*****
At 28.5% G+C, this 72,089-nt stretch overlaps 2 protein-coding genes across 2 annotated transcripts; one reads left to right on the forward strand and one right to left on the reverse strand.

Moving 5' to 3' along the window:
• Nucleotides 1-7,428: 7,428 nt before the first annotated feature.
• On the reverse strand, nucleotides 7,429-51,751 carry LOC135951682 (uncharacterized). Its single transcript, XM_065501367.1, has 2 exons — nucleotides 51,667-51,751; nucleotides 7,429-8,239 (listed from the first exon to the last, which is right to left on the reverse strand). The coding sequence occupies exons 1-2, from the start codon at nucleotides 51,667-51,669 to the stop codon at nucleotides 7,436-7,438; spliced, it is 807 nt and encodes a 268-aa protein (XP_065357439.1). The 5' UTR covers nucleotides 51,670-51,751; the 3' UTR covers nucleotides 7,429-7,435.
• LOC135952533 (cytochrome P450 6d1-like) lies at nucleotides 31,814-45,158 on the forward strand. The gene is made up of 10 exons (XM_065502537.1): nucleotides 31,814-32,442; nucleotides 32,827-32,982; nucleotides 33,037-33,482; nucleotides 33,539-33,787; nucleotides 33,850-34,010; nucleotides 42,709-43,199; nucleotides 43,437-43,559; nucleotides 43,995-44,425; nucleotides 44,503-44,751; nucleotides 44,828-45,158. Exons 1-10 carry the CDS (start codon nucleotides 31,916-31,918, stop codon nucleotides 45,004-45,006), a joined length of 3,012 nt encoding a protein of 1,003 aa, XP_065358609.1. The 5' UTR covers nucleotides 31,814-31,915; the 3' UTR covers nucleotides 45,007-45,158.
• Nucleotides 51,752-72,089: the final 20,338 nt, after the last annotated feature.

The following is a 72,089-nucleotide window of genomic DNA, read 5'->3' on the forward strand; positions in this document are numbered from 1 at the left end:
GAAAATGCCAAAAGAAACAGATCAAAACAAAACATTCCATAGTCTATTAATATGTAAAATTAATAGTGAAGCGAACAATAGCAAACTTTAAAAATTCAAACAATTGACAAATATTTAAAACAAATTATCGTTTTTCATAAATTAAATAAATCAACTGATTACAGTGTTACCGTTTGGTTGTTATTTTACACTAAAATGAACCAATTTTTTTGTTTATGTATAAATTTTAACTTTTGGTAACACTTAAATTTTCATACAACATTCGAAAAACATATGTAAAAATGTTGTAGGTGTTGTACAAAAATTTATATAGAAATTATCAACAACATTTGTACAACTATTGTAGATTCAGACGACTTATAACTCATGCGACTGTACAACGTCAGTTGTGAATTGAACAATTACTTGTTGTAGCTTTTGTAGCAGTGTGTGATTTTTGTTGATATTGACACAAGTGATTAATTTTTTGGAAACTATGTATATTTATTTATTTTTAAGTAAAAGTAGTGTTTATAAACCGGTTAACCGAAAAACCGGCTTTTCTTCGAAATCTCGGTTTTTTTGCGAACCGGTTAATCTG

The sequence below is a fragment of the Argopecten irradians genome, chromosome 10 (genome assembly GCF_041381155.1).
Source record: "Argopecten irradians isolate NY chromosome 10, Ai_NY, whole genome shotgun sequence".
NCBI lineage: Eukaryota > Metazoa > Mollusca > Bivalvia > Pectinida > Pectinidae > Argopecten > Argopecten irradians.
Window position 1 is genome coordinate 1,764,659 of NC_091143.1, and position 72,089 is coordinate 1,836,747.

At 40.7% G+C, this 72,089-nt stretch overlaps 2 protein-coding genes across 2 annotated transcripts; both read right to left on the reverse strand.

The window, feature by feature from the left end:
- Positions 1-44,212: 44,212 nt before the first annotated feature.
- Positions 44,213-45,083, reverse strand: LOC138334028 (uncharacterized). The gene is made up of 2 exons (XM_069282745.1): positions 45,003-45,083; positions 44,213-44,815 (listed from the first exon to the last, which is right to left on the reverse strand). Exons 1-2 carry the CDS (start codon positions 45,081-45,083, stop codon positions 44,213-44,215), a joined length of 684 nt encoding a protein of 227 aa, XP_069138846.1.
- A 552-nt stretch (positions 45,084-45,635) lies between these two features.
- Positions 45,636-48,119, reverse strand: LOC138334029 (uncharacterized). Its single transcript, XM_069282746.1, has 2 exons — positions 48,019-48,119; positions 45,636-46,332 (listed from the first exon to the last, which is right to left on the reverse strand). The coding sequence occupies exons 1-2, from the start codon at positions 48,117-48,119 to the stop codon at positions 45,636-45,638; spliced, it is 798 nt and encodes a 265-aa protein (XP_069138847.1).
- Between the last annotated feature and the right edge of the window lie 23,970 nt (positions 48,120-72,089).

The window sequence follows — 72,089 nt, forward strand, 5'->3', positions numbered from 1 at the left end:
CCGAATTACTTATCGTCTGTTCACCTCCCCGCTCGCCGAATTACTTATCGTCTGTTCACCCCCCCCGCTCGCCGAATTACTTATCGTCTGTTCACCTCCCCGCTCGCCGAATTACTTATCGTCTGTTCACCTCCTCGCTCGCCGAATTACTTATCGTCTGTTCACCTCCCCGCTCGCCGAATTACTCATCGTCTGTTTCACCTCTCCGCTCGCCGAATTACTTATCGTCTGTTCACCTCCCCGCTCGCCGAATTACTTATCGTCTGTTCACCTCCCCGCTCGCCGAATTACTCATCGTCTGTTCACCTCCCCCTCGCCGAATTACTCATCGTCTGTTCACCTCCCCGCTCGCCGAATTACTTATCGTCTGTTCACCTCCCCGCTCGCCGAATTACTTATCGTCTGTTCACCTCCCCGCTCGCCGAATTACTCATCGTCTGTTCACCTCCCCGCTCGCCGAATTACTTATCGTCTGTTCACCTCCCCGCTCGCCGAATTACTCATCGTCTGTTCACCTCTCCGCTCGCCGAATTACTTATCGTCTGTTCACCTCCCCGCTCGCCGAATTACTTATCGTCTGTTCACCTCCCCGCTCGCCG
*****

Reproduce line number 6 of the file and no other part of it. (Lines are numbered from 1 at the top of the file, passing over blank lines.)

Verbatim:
• Nucleotides 51,752-72,089: the final 20,338 nt, after the last annotated feature.